An officer came up to me while I was sitting there. He noticed that I was wearing a kevlar vest and asked “do you wear body armor to all protests?”. I replied, “I am a freelance photojournalist who survived a week down in Ferguson. I don’t trust anyone”. The officer asked, “where did you get this from?”. I replied, “I got it from a local shop”. I am no lawyer, but I believe that is would be considered questioning even though I was at no point read my Miranda Rights. I was instructed to give up my bullet proof vest and camera to an officer.

At one point, an older male protestor spoke up and began to yell at the officers. He was promptly put into a cell and removed from the rest of us. As the time passed a few people were issued citations: one for “disorderly conduct” which carries a fine of $484.00 with no required court appearance. The second citation was for “Pedestrian/Bike on Expressway/Prohibited” which carries a fine of $178.80 with no required court appearance.

I believe it was around 10:30PM when we got our final warning and were told we would be leaving this secondary bull pen and into a cell. The cell we were in was roughly 6-7 feet wide and maybe 15-20 feet long. Not horribly cramped but it allowed 2 men to comfortably sit on the bench while two others stood.

We sat in silence and the two men I was with attempted to relax on the bench. At around 3am, we heard chants from another cell. Huddling at the door to the smaller bull pen, we could hear and see officers attempting to speak with protestors in their cells while they were chanting. This only lasted a few minutes but it seemed to pick up spirits. One officer came in and began to yell. He said something along these lines (I don’t have a perfect memory):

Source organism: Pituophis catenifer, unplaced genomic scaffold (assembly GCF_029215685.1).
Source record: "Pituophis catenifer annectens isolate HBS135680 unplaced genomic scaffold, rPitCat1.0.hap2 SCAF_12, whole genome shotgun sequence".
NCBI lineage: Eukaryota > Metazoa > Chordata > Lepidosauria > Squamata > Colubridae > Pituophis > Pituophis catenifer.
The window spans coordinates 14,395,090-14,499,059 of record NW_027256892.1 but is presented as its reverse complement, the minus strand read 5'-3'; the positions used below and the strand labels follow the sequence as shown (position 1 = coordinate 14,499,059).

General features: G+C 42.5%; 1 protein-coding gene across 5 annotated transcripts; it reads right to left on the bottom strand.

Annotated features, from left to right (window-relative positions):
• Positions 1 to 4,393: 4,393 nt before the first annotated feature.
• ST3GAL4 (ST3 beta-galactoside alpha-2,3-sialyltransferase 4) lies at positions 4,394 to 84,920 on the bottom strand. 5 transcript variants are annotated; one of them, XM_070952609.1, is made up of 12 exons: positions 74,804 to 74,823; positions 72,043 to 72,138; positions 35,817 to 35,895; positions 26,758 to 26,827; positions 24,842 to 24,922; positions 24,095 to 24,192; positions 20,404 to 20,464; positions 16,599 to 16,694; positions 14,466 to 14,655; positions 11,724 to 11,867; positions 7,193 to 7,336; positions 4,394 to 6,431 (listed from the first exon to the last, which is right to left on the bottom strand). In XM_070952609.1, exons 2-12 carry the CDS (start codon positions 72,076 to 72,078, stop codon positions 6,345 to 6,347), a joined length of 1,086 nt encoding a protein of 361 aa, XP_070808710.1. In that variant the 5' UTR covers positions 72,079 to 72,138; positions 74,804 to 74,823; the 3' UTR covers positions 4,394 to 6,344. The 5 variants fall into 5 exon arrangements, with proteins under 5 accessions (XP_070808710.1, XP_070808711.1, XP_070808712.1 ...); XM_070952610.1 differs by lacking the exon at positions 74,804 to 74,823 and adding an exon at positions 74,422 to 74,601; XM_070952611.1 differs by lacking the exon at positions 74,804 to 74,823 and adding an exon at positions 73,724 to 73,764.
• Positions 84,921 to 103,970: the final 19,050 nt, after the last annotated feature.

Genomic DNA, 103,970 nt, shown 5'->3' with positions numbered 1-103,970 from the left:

You’re on our time now. I don’t care how long this takes. You want to protest, keep it on city streets and stay off the f**king highways. That’s ours. If you keep this up I don’t care we’ll keep you until 5.

Around 6AM or 7AM a new officer came over to our cell door from the small bull pen. He proceeded to actually give us information and talk to us like humans. He explained that they planned to get the ball rolling again after 3rd shift had not done much. He explained they were overwhelmed after never dealing with a situation like this. He told us to be patient and that he hoped we would be out before 12PM noon. We thanked the officer for being nice to us and he moved on to the cell directly next to ours and talked to them as well.

We were let out of our small cell and taken into the main bull pen. Those who had been out there and allowed to drink water and use the phone were put into a two corner cells which were larger than the one I had just been in. We were instructed to sit on the benches. At this point I was just happy that I could get to a bubbler. I had last had a sip of water from a fellow protestor while sitting on the city bus somewhere around 8PM. Finally 12 hours later I was going to get water. I was so happy for something that I take for granted on a daily basis.

With 13 of us in the cell I’m sure was designed for less people, frustrations rose. A few members of this group were released. It proceeded this way until my name was called. The moment I heard “Van Dyke” I nearly jumped out of my skin. I made my way over to the door. It was opened by an officer and I was told to go over and see the nurse.

I walked over and began answering the information she asked. It was general things such as what are you allergic to, who is an emergency contact, are you suicidal etc. In the middle of it however an officer came over after saying my name again. The nurse said she wasn’t done, but the officer replied “he’s ready for release”. These were magic words to my ears. The nurse told me to go with him and that she wasn’t going to bother filling out the rest of the information.

I was told to stand against the wall behind a red line. While I stood there, the door to the second corner cell opened and out walked the friend of mine who gave me a sip of water on the bus and whom I’ve know for years. It was purely coincidental but it was just such a freak accident I could hardly believe it.

We were told to begin walking. I got to a door and the officer came over and pressed something to open it. On our left stood a male officer processing our paperwork. To the right stood a female officer who was in charge of discharge information.